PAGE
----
12 Nov 2002: Paddick cleared by disciplinary panel
The Metropolitan Police Authority disciplinary panel for ACPO rank officers today announced that there would be no further disciplinary action in respect of the allegations against Brian Paddick and that the matter was “closed”.
14 Oct: Lambeth leads London in Street Crime reduction
Figures released today showed that, since April 2002 the fall in street crime in Lambeth was 39%: the nearest borough was Tower Hamlets at 19% whilst the fall for London overall was just 11%. What better vindication of Paddick’s strategy?(Met Press Release)
14 Oct: MPA disciplinary panel spins it out
The Metropolitan Police Authority disciplinary panel has decided to ask Brian Paddick for yet more information regarding the allegations against him, this time taking 4 weeks. This after a six month investigation and a three week review by the CPS (more).
9 Oct: CPS Clears Paddick
The Crown Prosecution Service today announced that Commander Paddick has no charges to answer to. This is no surprise to people in Lambeth. lambeth4paddick press statement here
8 Oct: Paddick’s return blocked
Commisioner breaks his word (more)
1 Oct 2002: Paddick’s contribution acknowledged.
At Lambeth Police Community Consultative Group meeting, Acting Borough Commander Brian Moore was asked what had contributed to Lambeth’s police’s recent successes in tackling crime, particularly street crime, which has seen a 49% drop. He listed three factors:
Increased numbers of officers (from fewer than 800 officers in June 2001 to 940+ in September 2002);
A clear focus by officers on crimes that have highest priority in the community;
The impact of Commander Brian Paddick in forging an alliance between the community and the police;
The meeting warmly endorsed and welcomed A/B/C Moore’s gracious acknowledgement.
1 Oct 2002: Local MP speaks up.
Local MP Keith Hill (Labour, Streatham) has written to Commissioner Sir John Stevens, expressing his surprise and concern about rumours that the senior post in Lambeth is to be doowngraded (see below). In his letter he said "The new post was created only 18 months ago. The justification offered at the time was that the lead-ership of the police in Lambeth was a high-profile role because the division experiences particularly high levels of crime and significant community tensions."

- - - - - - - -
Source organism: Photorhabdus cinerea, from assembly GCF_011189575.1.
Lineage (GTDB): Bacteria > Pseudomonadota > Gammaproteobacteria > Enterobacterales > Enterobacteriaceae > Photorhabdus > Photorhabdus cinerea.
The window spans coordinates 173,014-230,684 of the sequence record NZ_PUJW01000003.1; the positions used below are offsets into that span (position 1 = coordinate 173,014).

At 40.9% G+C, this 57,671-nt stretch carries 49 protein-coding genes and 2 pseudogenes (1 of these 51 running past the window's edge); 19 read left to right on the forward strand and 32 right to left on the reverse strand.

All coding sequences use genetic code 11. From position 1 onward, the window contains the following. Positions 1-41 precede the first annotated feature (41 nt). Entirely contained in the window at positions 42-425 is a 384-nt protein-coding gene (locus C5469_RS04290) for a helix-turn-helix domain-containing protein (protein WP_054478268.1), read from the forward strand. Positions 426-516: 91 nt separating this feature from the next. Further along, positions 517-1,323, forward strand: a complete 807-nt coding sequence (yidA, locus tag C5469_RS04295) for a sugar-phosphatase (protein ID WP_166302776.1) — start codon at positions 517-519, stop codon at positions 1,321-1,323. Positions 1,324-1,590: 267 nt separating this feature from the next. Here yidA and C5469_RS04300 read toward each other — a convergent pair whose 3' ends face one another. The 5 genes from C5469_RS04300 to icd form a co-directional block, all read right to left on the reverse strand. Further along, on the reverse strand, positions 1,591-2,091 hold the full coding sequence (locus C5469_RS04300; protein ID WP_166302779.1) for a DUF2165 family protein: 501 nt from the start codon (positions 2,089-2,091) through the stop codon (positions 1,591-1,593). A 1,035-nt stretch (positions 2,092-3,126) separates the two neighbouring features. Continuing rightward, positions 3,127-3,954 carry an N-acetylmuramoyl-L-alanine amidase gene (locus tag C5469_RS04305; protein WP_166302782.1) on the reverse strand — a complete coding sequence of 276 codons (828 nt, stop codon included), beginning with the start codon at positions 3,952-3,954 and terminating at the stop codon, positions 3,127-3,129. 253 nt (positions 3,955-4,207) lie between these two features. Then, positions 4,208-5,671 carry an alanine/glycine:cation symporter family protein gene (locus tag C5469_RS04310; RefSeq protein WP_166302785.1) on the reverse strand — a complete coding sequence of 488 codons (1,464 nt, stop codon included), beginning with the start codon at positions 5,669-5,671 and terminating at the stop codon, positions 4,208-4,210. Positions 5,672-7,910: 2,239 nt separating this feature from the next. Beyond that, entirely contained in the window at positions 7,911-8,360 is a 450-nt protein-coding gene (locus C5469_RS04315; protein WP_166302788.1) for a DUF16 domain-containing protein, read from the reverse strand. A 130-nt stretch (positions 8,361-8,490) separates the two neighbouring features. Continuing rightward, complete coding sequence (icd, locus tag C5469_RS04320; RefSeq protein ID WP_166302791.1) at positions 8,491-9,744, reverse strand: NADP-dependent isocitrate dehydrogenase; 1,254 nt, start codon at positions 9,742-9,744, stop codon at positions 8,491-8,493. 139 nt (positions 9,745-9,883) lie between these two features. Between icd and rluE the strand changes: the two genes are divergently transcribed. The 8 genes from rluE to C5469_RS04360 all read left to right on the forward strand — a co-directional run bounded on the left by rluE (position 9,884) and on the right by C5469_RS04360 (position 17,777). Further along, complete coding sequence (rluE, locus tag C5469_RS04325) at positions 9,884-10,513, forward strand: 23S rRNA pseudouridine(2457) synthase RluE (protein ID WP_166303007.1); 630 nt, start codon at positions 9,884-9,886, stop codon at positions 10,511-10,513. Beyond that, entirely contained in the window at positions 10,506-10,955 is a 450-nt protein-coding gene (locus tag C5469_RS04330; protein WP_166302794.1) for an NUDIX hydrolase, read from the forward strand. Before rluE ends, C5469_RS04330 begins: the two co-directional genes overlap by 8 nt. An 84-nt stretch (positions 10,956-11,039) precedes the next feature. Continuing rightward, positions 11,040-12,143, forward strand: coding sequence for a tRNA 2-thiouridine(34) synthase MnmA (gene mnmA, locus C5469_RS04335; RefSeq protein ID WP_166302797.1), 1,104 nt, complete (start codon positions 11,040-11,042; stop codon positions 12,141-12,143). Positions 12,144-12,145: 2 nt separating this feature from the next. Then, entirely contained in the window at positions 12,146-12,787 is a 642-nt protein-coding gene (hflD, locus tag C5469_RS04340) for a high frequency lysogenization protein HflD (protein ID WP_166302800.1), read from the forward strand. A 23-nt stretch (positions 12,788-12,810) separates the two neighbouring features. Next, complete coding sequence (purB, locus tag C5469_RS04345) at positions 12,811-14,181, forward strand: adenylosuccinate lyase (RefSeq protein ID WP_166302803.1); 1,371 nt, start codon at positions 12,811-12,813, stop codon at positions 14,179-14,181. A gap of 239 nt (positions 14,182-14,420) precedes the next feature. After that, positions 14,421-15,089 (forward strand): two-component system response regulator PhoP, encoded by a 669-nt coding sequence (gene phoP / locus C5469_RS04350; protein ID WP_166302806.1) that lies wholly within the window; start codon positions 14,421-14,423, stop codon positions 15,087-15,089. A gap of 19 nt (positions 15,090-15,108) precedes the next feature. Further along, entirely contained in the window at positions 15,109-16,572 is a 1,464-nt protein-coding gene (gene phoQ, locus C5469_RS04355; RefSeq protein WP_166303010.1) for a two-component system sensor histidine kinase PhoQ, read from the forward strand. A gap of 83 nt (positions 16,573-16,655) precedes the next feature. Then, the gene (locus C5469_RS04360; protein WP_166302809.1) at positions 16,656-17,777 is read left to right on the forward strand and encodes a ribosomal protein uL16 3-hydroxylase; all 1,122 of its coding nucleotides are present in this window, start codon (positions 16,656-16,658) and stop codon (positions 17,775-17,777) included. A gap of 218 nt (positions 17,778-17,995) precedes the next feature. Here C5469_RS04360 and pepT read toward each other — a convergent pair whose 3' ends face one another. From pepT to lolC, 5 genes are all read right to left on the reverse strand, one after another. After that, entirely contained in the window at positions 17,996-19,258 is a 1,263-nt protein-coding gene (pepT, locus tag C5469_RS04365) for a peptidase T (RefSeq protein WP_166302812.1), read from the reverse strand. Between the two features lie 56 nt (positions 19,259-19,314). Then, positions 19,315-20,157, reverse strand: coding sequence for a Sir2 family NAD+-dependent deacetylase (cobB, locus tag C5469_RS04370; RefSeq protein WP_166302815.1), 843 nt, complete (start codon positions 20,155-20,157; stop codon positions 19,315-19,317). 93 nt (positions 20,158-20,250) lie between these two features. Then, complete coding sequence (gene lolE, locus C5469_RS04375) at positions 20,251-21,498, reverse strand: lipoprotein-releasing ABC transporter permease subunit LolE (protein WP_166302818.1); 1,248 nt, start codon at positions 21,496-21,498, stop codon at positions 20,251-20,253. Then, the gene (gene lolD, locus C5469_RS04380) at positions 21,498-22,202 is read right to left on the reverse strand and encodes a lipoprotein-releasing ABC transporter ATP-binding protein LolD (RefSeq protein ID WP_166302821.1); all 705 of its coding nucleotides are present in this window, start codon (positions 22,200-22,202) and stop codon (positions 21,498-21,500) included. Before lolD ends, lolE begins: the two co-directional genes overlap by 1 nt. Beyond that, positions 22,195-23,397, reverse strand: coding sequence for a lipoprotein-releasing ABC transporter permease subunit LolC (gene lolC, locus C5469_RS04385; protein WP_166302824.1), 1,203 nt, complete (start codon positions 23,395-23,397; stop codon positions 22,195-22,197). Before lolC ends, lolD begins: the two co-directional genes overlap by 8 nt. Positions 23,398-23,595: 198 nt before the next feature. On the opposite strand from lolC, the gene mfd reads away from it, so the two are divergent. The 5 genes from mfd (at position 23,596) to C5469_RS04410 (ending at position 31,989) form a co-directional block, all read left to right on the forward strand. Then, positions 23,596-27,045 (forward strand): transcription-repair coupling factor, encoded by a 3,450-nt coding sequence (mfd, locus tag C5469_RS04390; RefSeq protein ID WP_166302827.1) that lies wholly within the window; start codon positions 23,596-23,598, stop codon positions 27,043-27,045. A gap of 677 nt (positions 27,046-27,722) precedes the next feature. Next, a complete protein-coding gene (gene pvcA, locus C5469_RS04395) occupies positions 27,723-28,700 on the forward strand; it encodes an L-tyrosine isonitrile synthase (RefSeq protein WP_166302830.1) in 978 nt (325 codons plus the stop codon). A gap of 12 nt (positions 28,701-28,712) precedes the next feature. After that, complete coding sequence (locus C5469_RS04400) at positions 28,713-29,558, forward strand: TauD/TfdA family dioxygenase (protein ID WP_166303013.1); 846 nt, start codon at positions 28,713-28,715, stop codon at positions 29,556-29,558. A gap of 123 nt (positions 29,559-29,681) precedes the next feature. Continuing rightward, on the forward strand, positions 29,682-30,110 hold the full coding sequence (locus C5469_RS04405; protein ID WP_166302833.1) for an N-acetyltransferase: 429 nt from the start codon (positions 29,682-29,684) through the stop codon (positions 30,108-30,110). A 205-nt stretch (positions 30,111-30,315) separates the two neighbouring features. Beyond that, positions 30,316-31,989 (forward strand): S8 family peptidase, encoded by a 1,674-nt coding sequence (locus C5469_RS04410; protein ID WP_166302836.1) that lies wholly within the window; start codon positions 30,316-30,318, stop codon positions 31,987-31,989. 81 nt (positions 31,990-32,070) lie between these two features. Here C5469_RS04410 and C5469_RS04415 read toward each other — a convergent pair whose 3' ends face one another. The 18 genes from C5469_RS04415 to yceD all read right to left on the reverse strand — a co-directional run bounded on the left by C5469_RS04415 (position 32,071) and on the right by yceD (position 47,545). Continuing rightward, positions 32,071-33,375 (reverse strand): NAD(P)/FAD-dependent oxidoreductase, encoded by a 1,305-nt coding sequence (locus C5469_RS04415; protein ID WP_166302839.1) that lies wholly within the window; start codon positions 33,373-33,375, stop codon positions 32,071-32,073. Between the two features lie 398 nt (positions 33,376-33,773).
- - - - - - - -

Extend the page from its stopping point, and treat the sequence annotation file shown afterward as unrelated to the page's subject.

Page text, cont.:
He added: "You will recall the announcement was warmly welcomed in Lambeth as evidence of the Met's powerful commitment to the fight against crime in our locality."
He wants to know what has changed in the past year-and-a-half, and who was consulted about the decision.
Mr Hill has also asked if the decision will stop the return of Commander Brian Paddick to the borough.
At last, a local politician speaking up for the people of Lambeth on policing issues.
18 Sep 2002: Rank maneuvers afoot
There have been a number of reports that the Met is considering downgrading the chief officer’s post in Lambeth from Commander to Chief Superintendent, effectively precluding Brian Paddick’s return (only Lambeth and Westminster have this rank for the post). Justifiably, there has been a robust response from Lambeth. Lee Jasper said "If such a move was being done, without consulting the community, to get rid of Brian Paddick, there would be uproar”.
The decision to grade Lambeth at Commander level was made as recently as January 2001, on the basis of the size of the command (bigger than many provincial forces) and the particular policing problems in the borough. So what has changed?
Whatever deft moves were made to avoid returning Brian Paddick to Lambeth, people here and across London would draw only one conclusion. That the views of local people count for nothing when weighed against the power of newspapers chequebooks and that the Met has not the backbone to stand up to bullies and defend community policing
17 Sep 2002: Who orchestrated the media frenzy over CPS?